You’re not a kid anymore

Johnny Lang charts a new course for his music and his image.

Katie Wilber

Critical acceptance really has been a “Long Time Coming” for an artist who had two platinum albums and a Grammy nomination by the time he turned 19.

Jonny Lang first made a splash on the music scene at the tender age of 16 with “Lie to Me,” followed by “Wander this World” and “Breakin’ Me.” While most teenagers focused on homework, prom and getting the car keys, Lang was on the road opening for Aerosmith, Buddy Guy and B.B. King.

It has been four years since Lang put out an album, and this one incorporates more soul and rock compared to his previous blues-heavy sound. Instead of concentrating on one genre, he’s branched out and brought a variety of musical elements to his newest work.

With a voice that could belong to a 60-year-old chain-smoking blues guitarist, the 22-year-old who has graced the covers of Rolling Stone and Seventeen has put together something of an autobiography with the 15-track compact disc. It runs the gamut from love and hate to misery and teenage rebellion without sounding like someone else’s recycled music, probably because Lang either wrote or co-wrote all but one song.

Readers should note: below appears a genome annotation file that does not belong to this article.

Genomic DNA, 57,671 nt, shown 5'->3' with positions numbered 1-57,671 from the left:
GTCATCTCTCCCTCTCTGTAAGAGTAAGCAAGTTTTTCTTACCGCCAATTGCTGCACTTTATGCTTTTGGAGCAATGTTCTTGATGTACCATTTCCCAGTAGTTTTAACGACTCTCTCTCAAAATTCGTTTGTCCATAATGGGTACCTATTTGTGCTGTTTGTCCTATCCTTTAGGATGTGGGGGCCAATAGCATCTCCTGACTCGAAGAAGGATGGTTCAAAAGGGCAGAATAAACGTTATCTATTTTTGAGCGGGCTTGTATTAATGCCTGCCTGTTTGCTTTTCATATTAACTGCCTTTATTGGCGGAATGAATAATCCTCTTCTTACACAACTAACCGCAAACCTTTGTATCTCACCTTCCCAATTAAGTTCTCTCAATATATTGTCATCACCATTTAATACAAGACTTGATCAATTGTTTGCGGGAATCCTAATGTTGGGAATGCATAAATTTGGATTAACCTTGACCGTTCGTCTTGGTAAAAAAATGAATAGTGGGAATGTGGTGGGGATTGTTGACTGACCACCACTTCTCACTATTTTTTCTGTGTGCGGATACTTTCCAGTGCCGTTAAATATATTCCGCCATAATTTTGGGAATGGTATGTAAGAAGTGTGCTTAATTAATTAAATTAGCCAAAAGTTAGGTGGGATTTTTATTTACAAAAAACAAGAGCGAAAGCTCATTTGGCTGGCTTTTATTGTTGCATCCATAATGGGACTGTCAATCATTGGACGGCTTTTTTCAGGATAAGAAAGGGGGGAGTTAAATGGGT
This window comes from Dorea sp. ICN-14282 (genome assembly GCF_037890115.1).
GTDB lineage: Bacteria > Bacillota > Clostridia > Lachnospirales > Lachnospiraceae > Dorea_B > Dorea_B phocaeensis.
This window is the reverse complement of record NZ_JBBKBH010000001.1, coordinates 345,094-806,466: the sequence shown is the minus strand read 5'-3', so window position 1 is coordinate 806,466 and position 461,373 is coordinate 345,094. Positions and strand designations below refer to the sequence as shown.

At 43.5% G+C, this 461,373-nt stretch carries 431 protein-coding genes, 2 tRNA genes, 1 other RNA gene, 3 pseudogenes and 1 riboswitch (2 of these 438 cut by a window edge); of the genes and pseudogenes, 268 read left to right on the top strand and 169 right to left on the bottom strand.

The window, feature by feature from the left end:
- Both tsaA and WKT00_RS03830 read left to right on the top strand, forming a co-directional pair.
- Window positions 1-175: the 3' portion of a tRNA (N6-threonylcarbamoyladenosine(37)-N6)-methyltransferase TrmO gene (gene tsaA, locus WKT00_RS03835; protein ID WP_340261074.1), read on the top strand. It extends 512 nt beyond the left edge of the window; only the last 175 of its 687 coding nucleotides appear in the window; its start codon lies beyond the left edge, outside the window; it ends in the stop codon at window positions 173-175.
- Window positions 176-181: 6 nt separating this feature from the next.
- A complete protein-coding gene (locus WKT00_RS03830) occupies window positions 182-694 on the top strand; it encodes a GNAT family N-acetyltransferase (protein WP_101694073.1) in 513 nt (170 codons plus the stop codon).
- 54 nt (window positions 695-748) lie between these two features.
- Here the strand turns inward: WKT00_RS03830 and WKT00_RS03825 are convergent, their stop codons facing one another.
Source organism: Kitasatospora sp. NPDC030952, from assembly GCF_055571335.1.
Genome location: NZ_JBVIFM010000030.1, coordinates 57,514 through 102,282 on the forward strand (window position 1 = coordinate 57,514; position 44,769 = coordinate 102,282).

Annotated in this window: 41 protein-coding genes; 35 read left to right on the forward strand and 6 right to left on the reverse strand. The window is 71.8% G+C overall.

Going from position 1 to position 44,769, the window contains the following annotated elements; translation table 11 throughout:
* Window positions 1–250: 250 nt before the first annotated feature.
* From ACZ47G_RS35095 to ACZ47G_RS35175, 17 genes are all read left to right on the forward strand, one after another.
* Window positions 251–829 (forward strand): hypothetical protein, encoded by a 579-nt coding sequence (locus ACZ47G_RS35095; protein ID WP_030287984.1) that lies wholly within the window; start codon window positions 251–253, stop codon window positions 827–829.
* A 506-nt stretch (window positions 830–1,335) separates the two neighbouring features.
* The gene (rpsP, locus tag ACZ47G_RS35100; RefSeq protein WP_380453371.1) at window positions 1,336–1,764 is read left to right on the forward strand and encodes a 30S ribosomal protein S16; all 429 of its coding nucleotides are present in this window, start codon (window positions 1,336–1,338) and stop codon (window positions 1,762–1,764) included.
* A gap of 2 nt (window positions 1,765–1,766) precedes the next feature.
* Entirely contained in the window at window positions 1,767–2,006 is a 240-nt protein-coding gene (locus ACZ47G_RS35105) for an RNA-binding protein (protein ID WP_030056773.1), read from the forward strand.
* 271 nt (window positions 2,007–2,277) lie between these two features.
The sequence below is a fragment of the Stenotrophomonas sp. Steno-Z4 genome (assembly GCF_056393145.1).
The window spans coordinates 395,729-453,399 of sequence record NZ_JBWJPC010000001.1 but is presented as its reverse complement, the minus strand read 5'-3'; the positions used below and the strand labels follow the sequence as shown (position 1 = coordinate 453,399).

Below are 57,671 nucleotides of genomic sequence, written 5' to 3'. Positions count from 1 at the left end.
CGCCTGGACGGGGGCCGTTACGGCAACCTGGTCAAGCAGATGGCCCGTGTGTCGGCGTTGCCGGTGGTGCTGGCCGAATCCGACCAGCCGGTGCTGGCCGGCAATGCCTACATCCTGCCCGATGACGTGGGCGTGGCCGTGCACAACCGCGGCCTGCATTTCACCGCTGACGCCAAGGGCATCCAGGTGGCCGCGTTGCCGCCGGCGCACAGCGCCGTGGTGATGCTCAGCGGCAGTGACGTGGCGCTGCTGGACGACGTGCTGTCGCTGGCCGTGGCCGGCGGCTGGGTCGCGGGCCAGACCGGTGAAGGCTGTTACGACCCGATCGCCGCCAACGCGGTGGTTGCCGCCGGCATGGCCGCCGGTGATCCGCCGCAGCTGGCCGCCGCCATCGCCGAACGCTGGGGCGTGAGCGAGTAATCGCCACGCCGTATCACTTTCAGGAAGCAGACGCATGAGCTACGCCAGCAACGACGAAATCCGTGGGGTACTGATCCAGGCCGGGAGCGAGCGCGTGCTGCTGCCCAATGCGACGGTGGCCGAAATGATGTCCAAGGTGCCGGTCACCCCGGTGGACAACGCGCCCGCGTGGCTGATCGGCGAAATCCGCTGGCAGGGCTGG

He has a penchant for love songs, both about the troubles of a relationship on the rocks and about the glories of a newfound love. “Give Me Up Again” reflects the anger of a lover standing on the edge, fighting for what he once rejected in the name of love. At first glance, his lyrics seem too simplistic, but his voice and guitar emit so much raw emotion that anything more would be over the top. The quiet, thoughtful guitar solo at the beginning gives way to an intense, compelling account of being spurned over and over again by someone who seems incapable of doling out such harsh treatment.

It’s easy to picture Lang as he sings “Touch,” a new look at the age-old story of friends who become lovers. He puts into words the feelings and the questioning attitude of someone wanting more from a relationship but who is afraid of the answer.

But it’s not just Lang’s dream-date looks that attract fans. His mix of influences creates a unique sound, a rarity among today’s young musicians who generally produce only bubble-gum pop. He weaves a story for everyone, from high school and college students to middle-aged parents. In a nod to intergenerational appeal, he even has Aerosmith’s Steven Tyler playing harmonica on one track.